Market quality is enhanced by allowing hidden orders because competition narrows spreads and incorporates more private information into the price schedule. The spirit of Moinas’s conclusion is similar. In her model, the informed trader is constrained to providing liquidity, but he can refrain from trading. She shows that the market is more resilient to the extent of adverse selection (and remains open over a greater range of parameter values) when hidden orders are allowed than when they are not.
The weakness of the simple intuition is in not accounting fully for how giving preference to displayed orders changes the behavior of the informed. Informed traders can effectively hide their orders by demanding liquidity rather than supplying it. Discriminating against hidden orders causes traders to exit liquidity provision in favor of using market orders, which reduces the intensity of competition among liquidity providers. This in turn widens spreads and decreases the information incorporated into quoted prices.
This perspective might also be useful for thinking about how constraints on high frequency trading could affect market quality. A trader can effectively hide by canceling limit orders that do not execute the instant after submission. This keeps his strategy out of the order book.1 Kirilenko, Kyle, Samadi and Tuzun’s (2011) study of high-frequency traders (HFTs) suggests that HFTs are able to anticipate the direction of order flow a tick or two ahead. Being allowed to add and remove orders quickly enables them to provide liquidity without so obviously revealing their private information about order flow.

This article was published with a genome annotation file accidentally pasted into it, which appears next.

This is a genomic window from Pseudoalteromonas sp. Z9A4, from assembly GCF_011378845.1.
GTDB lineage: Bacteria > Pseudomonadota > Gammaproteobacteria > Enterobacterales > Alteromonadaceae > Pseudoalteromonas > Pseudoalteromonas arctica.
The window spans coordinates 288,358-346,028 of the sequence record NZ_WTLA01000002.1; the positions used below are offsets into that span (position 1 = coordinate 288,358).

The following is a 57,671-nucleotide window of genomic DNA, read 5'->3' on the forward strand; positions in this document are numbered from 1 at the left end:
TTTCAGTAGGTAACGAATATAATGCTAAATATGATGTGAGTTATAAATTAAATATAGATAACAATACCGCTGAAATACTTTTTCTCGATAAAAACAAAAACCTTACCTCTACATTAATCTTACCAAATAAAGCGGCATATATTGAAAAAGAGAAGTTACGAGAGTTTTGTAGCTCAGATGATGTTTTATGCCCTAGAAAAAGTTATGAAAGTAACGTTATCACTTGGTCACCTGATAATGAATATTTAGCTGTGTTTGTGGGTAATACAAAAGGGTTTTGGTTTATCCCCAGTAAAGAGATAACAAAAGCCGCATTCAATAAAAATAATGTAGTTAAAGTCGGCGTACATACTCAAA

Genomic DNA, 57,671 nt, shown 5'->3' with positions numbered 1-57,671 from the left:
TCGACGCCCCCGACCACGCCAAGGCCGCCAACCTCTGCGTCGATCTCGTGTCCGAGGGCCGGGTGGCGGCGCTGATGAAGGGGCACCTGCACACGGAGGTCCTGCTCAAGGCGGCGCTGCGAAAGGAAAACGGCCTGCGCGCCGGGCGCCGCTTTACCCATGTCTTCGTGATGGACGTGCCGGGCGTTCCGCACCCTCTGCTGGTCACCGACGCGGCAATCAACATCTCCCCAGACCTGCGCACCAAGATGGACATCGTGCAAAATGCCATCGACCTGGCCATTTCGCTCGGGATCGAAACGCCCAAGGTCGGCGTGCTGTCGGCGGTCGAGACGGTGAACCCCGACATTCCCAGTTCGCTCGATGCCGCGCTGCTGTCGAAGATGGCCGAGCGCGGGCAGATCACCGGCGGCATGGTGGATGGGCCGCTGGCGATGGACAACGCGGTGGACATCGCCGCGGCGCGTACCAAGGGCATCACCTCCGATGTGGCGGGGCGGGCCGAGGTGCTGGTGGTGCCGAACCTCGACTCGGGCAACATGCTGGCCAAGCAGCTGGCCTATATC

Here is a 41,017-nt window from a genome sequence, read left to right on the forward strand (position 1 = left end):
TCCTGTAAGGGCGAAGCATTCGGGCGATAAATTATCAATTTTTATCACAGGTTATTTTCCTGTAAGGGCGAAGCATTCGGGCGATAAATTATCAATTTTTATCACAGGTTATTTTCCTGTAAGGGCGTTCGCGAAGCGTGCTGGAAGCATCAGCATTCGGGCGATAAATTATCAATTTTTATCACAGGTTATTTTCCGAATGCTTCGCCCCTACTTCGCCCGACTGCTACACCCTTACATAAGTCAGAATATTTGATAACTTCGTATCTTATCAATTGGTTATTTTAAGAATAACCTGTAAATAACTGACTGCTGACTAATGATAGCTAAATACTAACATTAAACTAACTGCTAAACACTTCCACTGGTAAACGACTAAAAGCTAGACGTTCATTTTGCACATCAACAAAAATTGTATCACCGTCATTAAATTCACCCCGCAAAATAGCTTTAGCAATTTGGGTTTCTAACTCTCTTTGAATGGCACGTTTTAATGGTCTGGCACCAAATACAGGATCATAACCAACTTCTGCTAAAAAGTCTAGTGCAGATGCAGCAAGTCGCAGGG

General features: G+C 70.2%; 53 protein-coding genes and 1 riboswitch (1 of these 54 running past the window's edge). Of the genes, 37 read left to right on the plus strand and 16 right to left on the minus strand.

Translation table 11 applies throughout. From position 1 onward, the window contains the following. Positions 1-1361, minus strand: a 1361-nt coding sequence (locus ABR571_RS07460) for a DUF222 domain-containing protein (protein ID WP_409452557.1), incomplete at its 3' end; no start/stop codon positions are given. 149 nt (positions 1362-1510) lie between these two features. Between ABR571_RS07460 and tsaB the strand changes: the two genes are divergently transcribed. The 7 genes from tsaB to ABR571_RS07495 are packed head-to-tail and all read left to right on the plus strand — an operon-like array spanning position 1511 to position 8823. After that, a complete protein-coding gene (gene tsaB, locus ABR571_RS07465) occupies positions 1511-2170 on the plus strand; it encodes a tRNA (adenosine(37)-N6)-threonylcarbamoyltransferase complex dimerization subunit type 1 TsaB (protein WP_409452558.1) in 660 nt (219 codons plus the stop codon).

The intuition of Boulatov and George and Moinas applied to this setting, suggests that intensifying competition dominates the advantage of hiding in how high frequency trading affects market quality. Indeed, the results of Kirilenko, Kyle, Samadi and Tuzun indicate that even during the flash crash, only about 20% of the orders of HFTs in their sample were aggressive (marketable sells as prices dropped). The vast majority provided liquidity by bidding to buy as prices dropped.
1 See Chester Spatt’s comments in Does High Speed Trading Hurt the Small Investor? Wall Street Journal, October 10, 2011.
These models are highly stylized. Nevertheless, they suggest that innovations in trading technologies that seem to favor the informed may actually enhance market quality. Allowing orders to be hidden enables the informed better to exploit their informational advantages, but it also induces them to compete more aggressively as liquidity providers. Policies that are designed to limit traders’ ability to hide orders, and possibly also policies that place constraints on high frequency trading, run the risk of impeding competition and impairing market quality.
Boulatov, Alex and George, Thomas J., 2011, Hidden and Displayed Liquidity in Securities Markets with Informed Liquidity Providers. SSRN abstract=1923946
Kirilenko, Andrei A., Kyle, Albert S., Samadi, Mehrdad and Tuzun, Tugkan, 2011, The Flash Crash: The Impact of High Frequency Trading on an Electronic Market. SSRN abstract=1686004
Moinas, Sophie, 2011, Hidden Limit Orders and Liquidity in Order Driven Markets, University of Toulouse working paper.